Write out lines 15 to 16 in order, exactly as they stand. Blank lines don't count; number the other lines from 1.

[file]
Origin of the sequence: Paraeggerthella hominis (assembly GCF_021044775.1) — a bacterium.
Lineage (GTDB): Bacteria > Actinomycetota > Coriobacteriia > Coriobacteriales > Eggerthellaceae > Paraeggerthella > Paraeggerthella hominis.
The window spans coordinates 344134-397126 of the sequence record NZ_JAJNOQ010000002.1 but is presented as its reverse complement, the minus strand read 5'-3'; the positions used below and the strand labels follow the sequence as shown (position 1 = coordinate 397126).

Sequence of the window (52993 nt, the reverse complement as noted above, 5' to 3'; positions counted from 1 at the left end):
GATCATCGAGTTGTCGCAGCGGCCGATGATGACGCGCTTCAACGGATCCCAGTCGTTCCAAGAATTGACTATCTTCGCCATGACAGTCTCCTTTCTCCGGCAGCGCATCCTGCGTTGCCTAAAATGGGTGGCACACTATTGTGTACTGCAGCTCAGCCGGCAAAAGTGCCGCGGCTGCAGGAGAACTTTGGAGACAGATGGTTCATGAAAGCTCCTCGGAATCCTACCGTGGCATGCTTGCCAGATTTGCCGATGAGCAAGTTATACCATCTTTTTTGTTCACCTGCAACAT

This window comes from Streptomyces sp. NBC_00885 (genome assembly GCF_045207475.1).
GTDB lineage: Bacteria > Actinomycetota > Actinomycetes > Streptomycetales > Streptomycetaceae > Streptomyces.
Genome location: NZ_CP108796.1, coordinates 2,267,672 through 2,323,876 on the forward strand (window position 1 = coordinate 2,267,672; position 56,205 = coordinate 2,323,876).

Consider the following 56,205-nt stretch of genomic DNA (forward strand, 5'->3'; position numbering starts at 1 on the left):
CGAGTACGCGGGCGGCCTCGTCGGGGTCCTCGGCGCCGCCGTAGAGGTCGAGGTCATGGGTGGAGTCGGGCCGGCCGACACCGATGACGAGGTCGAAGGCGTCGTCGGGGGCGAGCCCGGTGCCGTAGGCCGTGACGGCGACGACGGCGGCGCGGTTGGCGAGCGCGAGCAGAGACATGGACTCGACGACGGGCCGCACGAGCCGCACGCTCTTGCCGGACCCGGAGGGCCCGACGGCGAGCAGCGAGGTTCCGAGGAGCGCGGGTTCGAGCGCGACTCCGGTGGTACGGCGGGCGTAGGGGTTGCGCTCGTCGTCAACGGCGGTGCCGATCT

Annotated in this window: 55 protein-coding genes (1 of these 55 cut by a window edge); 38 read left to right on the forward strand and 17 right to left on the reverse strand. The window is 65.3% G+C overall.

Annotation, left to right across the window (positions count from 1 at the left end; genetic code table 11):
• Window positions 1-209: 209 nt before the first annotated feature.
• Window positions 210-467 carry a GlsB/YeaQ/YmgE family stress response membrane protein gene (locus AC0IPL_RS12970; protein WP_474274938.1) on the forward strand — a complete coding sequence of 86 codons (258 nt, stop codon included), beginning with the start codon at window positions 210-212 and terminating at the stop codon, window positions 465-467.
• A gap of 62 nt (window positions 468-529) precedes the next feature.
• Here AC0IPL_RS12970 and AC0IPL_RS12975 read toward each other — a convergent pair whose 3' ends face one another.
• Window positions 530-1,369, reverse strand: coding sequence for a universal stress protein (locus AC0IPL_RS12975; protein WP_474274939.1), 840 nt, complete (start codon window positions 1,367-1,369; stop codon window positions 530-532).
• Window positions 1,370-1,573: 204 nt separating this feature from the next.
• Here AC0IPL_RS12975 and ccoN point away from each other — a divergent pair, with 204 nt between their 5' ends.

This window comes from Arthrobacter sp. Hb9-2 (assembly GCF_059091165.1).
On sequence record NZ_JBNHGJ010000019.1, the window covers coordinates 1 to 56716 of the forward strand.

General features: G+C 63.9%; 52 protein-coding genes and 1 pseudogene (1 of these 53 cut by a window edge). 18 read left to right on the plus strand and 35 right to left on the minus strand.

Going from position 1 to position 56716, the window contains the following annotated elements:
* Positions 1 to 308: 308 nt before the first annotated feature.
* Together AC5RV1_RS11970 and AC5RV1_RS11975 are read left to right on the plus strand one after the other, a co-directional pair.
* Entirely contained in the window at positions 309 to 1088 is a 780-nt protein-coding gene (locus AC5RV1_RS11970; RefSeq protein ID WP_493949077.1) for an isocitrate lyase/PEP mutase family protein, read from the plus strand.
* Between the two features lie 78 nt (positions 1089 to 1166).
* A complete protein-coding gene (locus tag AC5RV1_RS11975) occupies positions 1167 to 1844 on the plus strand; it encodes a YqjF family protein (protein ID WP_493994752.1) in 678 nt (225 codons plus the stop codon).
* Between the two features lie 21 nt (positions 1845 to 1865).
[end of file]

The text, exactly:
• A gap of 62 nt (window positions 468-529) precedes the next feature.
• Here AC0IPL_RS12970 and AC0IPL_RS12975 read toward each other — a convergent pair whose 3' ends face one another.